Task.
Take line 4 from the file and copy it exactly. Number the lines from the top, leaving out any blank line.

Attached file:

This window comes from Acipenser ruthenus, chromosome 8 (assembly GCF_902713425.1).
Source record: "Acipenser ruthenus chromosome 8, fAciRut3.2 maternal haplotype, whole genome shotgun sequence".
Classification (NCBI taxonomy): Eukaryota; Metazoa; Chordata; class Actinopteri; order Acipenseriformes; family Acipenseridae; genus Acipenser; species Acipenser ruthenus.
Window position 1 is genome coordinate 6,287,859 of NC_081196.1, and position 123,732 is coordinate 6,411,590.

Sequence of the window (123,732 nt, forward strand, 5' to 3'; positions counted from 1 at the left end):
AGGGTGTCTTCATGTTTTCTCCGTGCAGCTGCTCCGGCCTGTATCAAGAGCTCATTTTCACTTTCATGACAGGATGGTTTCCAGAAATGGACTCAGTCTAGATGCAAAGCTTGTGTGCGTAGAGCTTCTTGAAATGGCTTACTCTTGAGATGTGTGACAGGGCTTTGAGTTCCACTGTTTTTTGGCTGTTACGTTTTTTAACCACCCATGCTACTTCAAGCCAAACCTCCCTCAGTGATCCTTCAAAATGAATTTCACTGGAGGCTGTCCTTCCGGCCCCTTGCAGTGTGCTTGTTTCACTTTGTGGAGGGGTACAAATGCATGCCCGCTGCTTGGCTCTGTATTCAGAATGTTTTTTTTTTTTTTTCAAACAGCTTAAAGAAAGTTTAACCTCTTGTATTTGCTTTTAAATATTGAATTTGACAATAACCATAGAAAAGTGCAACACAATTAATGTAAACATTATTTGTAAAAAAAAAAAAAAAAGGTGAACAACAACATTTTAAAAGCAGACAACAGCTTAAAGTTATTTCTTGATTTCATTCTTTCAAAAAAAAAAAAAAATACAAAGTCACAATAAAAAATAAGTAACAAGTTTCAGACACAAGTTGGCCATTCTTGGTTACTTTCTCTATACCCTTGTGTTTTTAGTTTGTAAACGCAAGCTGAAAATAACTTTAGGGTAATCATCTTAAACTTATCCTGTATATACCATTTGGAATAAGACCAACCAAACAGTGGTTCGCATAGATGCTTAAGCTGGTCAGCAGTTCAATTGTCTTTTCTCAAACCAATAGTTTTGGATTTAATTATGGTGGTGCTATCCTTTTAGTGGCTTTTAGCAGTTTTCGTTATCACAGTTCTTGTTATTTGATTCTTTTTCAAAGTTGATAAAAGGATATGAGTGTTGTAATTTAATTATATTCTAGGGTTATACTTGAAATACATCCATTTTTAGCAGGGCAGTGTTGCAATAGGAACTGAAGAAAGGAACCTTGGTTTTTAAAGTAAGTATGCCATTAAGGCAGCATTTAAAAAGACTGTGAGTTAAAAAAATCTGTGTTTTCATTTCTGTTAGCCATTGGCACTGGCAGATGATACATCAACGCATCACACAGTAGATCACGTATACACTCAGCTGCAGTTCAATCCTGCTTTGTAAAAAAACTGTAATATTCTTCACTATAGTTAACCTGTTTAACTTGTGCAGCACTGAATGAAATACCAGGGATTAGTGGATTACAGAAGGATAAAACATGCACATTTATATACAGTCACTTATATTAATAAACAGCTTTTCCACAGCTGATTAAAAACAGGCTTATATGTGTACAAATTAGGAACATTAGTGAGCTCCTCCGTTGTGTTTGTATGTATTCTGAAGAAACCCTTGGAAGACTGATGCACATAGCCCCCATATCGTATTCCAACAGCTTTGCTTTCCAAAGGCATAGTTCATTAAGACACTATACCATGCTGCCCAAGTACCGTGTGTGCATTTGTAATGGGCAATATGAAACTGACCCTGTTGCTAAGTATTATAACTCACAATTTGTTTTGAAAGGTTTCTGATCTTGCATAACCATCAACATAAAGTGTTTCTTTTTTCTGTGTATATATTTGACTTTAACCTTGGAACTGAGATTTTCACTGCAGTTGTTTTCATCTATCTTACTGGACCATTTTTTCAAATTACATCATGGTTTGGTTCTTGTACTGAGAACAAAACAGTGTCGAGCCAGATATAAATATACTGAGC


Window position 1 is genome coordinate 6,287,859 of NC_081196.1, and position 123,732 is coordinate 6,411,590.